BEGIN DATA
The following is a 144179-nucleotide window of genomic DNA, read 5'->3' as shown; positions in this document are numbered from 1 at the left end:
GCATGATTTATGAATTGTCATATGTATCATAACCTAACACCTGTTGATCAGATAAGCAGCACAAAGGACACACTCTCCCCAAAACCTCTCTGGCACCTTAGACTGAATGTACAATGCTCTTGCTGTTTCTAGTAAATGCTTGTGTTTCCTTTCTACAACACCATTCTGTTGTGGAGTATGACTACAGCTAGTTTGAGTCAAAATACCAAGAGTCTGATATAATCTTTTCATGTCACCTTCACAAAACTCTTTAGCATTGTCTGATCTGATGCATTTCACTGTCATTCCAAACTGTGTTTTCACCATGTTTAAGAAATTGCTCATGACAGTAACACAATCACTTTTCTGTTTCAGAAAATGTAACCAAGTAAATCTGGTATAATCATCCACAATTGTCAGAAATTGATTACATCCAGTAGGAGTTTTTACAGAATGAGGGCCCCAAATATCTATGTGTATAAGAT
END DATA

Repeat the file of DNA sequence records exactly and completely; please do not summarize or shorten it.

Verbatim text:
The following is a 144179-nucleotide window of genomic DNA, read 5'->3' as shown; positions in this document are numbered from 1 at the left end:
GCATGATTTATGAATTGTCATATGTATCATAACCTAACACCTGTTGATCAGATAAGCAGCACAAAGGACACACTCTCCCCAAAACCTCTCTGGCACCTTAGACTGAATGTACAATGCTCTTGCTGTTTCTAGTAAATGCTTGTGTTTCCTTTCTACAACACCATTCTGTTGTGGAGTATGACTACAGCTAGTTTGAGTCAAAATACCAAGAGTCTGATATAATCTTTTCATGTCACCTTCACAAAACTCTTTAGCATTGTCTGATCTGATGCATTTCACTGTCATTCCAAACTGTGTTTTCACCATGTTTAAGAAATTGCTCATGACAGTAACACAATCACTTTTCTGTTTCAGAAAATGTAACCAAGTAAATCTGGTATAATCATCCACAATTGTCAGAAATTGATTACATCCAGTAGGAGTTTTTACAGAATGAGGGCCCCAAATATCTATGTGTATAAGAT